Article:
The Ministry of Defence has been criticised in a new report by the National Audit Office for its ‘dismal’ failure to clean up 20 out-of-service nuclear submarines. The NAO’s latest report found that the UK has not disposed of any nuclear-powered submarines since the 1980s, leaving 9 subs berthed in populous areas with ageing nuclear fuel still inside. The process of defueling these submarines is not scheduled to take place until 2023. (See CND’s response to the report)

Luke Pollard, MP for Plymouth, Sutton and Devonport, raised the issue of the submarines with the Prime Minister in Prime Ministers Question time today asking:

“Back in June last year, I asked the Prime Minister to help fund the recycling of the 20 old nuclear submarines tied up and rotting in Devonport and Rosyth. Today’s National Audit Office report shows that the Ministry of Defence has no funded plan to do this work, and no submarines have been dismantled since 1980—that is the year I was born. Will the Prime Minister now extend the civil nuclear clean-up to make sure that it includes all the Royal Navy submarines, so that we can deal with this issue, and make that part of her legacy in office?”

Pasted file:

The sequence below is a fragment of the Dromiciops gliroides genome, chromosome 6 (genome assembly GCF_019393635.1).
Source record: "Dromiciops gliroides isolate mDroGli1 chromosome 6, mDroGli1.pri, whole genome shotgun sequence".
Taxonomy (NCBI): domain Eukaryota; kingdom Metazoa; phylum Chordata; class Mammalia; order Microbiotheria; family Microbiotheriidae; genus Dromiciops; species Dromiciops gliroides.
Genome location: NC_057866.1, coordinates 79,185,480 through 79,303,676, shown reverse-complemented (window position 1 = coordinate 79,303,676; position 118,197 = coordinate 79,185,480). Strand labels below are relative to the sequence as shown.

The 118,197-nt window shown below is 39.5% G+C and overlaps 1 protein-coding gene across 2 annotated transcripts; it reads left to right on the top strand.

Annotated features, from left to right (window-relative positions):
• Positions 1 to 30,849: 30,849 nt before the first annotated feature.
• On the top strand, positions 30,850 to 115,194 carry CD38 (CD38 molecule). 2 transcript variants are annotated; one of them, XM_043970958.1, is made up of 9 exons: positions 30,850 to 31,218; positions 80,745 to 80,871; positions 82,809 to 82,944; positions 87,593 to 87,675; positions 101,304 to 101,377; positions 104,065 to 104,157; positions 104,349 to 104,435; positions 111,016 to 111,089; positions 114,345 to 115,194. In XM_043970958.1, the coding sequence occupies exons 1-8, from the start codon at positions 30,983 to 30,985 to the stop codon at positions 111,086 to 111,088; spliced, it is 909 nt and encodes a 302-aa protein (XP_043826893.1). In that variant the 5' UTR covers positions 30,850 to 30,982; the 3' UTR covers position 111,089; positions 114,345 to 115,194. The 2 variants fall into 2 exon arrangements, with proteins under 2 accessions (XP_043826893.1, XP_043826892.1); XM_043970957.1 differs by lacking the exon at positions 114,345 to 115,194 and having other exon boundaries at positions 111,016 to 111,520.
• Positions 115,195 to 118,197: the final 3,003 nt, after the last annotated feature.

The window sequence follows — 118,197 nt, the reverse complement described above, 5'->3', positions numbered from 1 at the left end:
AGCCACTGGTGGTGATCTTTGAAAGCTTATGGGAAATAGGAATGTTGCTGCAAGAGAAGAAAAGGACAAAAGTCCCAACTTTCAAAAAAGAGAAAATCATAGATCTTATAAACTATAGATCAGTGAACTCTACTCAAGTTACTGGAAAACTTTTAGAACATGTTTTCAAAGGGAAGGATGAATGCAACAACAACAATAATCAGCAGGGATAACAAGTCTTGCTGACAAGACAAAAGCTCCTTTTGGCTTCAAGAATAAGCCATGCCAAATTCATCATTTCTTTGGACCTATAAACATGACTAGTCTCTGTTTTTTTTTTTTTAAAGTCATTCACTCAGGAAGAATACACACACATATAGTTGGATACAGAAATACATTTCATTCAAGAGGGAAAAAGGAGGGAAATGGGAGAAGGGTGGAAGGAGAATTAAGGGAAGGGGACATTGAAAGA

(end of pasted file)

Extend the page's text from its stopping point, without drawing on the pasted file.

The Prime Minister responded “We remain committed to the safe, secure and cost-effective defuelling and dismantling of our nuclear submarines as soon as is practically possible. The MOD continues to act as a responsible nuclear operator by maintaining its decommissioned nuclear submarines to meet the necessary safety and security standards. I think its commitment is illustrated by the recent success in the initial dismantling of the submarine Swiftsure, which has been followed immediately by the initial dismantling of Resolution. The MOD will continue to work with the Nuclear Decommissioning Authority to achieve steady-state disposal of our laid-up submarines as soon as possible. We are working on this. The Labour Government had 13 years as well, and what work did they do during those 13 years on this decommissioning issue?”